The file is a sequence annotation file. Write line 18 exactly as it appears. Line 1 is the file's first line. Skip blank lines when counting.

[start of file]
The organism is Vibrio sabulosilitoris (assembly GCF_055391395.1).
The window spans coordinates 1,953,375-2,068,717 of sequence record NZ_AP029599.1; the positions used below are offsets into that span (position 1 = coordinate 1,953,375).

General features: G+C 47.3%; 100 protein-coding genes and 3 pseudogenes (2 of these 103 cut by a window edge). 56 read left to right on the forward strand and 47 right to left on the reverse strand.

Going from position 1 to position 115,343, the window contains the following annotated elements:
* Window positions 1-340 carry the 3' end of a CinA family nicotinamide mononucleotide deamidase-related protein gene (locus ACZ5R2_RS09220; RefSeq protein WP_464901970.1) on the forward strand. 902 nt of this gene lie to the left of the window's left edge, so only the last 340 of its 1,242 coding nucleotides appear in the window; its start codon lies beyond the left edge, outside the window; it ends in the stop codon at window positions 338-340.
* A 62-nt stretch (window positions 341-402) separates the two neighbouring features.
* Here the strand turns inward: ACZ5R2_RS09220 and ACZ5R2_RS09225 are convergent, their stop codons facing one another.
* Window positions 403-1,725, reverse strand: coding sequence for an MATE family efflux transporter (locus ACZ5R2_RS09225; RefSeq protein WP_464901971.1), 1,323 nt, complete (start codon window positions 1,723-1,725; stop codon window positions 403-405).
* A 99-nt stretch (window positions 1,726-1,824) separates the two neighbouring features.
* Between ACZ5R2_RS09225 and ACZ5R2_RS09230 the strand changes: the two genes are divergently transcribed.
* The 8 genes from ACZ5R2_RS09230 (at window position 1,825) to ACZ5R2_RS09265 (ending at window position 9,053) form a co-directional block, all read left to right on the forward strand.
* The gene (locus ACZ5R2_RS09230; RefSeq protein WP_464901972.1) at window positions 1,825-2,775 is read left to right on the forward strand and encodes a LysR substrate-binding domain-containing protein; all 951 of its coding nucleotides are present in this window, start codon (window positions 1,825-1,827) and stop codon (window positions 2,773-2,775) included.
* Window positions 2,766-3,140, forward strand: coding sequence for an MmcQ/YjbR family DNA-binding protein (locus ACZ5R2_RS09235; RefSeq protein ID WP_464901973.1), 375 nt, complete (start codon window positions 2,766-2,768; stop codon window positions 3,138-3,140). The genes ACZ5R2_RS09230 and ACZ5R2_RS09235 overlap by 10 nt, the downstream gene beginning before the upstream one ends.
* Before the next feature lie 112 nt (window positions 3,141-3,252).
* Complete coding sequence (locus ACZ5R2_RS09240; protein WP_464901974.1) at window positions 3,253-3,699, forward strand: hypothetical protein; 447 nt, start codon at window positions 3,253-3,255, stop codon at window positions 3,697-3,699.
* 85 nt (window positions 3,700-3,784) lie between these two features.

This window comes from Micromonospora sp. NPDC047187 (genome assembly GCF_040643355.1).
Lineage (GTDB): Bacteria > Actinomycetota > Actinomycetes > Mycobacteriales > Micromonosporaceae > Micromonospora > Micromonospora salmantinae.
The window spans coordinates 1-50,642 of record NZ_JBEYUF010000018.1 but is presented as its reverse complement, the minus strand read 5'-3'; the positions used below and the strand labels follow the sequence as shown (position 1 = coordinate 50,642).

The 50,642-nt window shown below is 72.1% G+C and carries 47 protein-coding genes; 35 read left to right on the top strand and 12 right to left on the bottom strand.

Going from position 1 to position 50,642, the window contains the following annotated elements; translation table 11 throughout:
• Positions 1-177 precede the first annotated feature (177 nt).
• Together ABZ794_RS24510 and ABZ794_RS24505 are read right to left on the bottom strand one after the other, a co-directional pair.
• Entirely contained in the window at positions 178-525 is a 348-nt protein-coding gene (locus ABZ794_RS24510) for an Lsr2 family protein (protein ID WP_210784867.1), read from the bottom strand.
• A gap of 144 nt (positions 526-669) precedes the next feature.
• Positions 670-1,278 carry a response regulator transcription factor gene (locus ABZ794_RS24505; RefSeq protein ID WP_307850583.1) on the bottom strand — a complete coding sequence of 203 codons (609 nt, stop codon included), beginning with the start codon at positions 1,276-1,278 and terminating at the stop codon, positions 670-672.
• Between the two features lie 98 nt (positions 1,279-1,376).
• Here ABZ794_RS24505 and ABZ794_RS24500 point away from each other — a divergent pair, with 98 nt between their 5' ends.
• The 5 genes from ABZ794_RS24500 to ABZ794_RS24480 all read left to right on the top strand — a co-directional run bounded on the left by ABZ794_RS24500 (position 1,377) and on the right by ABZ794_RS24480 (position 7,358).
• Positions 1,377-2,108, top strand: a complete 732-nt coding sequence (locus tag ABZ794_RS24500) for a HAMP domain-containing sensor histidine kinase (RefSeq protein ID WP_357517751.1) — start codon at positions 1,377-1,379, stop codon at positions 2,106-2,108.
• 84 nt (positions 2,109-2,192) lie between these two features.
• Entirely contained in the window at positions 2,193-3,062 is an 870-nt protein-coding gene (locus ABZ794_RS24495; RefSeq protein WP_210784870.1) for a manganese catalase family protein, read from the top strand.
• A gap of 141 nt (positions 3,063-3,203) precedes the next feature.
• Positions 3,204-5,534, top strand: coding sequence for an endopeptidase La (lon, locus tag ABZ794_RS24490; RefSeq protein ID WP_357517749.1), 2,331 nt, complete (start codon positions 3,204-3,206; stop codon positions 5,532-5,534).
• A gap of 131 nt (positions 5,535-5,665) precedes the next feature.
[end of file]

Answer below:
Lineage (GTDB): Bacteria > Actinomycetota > Actinomycetes > Mycobacteriales > Micromonosporaceae > Micromonospora > Micromonospora salmantinae.